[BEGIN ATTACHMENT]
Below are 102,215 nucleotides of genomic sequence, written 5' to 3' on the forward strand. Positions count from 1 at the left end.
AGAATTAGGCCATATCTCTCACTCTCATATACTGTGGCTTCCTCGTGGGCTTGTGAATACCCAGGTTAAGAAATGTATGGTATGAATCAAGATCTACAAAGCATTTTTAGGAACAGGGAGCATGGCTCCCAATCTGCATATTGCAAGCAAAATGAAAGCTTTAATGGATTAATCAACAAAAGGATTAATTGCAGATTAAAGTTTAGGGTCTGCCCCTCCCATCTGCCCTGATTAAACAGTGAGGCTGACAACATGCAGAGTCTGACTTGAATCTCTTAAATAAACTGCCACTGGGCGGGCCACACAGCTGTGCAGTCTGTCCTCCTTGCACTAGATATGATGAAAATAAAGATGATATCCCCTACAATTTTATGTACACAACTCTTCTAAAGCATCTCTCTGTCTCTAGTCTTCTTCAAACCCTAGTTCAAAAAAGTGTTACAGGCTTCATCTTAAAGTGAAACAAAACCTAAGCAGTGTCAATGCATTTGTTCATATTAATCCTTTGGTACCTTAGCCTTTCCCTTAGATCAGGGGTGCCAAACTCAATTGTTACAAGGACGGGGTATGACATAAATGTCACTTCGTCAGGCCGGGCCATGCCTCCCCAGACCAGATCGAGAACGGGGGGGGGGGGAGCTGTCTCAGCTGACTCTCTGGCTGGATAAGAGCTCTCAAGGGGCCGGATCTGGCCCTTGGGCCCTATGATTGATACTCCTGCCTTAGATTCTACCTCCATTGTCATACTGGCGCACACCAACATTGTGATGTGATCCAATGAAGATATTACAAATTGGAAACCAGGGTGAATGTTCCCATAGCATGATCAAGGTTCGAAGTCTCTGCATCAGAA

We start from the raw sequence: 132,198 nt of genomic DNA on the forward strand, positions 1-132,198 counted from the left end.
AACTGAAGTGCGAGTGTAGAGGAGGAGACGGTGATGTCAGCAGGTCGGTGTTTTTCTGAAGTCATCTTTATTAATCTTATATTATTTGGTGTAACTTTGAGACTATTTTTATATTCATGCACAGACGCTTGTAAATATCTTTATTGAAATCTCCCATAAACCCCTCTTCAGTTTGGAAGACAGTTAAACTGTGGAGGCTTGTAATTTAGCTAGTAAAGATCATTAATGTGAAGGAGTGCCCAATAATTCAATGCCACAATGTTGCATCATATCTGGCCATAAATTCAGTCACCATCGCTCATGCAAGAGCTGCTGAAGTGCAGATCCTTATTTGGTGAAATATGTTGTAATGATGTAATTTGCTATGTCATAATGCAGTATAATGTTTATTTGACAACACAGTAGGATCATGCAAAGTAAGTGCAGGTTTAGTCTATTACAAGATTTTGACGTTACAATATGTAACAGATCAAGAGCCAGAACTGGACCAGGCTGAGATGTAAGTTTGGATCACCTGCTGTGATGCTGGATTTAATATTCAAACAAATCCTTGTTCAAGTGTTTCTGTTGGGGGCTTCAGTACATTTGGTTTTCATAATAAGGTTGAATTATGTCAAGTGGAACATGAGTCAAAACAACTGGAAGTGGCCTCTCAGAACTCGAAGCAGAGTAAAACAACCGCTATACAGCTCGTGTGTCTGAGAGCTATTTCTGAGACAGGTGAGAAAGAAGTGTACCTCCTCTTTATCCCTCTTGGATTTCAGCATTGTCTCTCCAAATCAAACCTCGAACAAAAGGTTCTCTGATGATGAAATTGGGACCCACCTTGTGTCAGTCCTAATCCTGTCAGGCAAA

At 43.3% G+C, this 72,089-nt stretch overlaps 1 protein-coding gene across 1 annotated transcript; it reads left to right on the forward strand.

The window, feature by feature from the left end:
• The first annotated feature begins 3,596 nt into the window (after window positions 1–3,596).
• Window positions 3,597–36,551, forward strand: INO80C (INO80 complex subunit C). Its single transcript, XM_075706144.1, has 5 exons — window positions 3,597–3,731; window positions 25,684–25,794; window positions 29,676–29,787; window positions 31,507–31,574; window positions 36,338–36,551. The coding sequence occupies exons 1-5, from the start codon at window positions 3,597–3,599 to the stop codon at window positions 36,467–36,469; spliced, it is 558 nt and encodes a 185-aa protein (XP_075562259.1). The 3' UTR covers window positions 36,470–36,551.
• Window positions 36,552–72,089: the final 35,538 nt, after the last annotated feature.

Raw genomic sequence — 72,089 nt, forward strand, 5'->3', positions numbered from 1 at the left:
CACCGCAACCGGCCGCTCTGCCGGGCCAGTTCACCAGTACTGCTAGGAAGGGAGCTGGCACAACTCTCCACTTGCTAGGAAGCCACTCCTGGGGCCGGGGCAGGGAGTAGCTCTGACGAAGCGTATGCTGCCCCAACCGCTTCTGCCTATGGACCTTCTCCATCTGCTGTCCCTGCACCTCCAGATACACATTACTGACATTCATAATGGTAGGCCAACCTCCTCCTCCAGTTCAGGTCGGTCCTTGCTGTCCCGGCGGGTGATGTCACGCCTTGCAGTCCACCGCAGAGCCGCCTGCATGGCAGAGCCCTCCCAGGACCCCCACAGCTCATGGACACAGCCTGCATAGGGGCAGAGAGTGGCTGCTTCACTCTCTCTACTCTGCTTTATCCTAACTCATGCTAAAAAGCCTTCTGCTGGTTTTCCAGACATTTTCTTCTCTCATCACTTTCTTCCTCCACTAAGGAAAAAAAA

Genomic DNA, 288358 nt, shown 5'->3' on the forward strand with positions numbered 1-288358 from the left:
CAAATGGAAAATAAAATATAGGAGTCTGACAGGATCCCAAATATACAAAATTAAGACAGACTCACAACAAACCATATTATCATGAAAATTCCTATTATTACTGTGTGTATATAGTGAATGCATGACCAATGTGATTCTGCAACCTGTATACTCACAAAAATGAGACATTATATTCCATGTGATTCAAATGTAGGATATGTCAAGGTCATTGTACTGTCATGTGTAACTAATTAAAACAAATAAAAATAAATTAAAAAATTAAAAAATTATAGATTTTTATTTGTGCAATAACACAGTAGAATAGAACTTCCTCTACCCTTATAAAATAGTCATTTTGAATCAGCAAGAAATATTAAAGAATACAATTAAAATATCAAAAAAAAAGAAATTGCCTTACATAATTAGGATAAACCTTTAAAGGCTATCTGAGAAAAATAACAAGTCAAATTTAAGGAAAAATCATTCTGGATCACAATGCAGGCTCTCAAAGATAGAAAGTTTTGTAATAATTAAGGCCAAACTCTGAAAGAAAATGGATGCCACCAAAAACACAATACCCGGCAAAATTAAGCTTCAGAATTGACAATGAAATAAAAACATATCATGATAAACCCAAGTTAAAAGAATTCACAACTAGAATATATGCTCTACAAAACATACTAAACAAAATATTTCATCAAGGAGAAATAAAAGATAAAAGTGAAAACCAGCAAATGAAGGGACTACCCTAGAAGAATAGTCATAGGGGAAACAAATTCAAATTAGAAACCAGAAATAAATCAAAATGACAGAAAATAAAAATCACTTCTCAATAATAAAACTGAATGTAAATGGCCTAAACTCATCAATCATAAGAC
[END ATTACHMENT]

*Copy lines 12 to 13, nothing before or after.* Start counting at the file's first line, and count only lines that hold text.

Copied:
Genomic DNA, 288358 nt, shown 5'->3' on the forward strand with positions numbered 1-288358 from the left:
CAAATGGAAAATAAAATATAGGAGTCTGACAGGATCCCAAATATACAAAATTAAGACAGACTCACAACAAACCATATTATCATGAAAATTCCTATTATTACTGTGTGTATATAGTGAATGCATGACCAATGTGATTCTGCAACCTGTATACTCACAAAAATGAGACATTATATTCCATGTGATTCAAATGTAGGATATGTCAAGGTCATTGTACTGTCATGTGTAACTAATTAAAACAAATAAAAATAAATTAAAAAATTAAAAAATTATAGATTTTTATTTGTGCAATAACACAGTAGAATAGAACTTCCTCTACCCTTATAAAATAGTCATTTTGAATCAGCAAGAAATATTAAAGAATACAATTAAAATATCAAAAAAAAAGAAATTGCCTTACATAATTAGGATAAACCTTTAAAGGCTATCTGAGAAAAATAACAAGTCAAATTTAAGGAAAAATCATTCTGGATCACAATGCAGGCTCTCAAAGATAGAAAGTTTTGTAATAATTAAGGCCAAACTCTGAAAGAAAATGGATGCCACCAAAAACACAATACCCGGCAAAATTAAGCTTCAGAATTGACAATGAAATAAAAACATATCATGATAAACCCAAGTTAAAAGAATTCACAACTAGAATATATGCTCTACAAAACATACTAAACAAAATATTTCATCAAGGAGAAATAAAAGATAAAAGTGAAAACCAGCAAATGAAGGGACTACCCTAGAAGAATAGTCATAGGGGAAACAAATTCAAATTAGAAACCAGAAATAAATCAAAATGACAGAAAATAAAAATCACTTCTCAATAATAAAACTGAATGTAAATGGCCTAAACTCATCAATCATAAGAC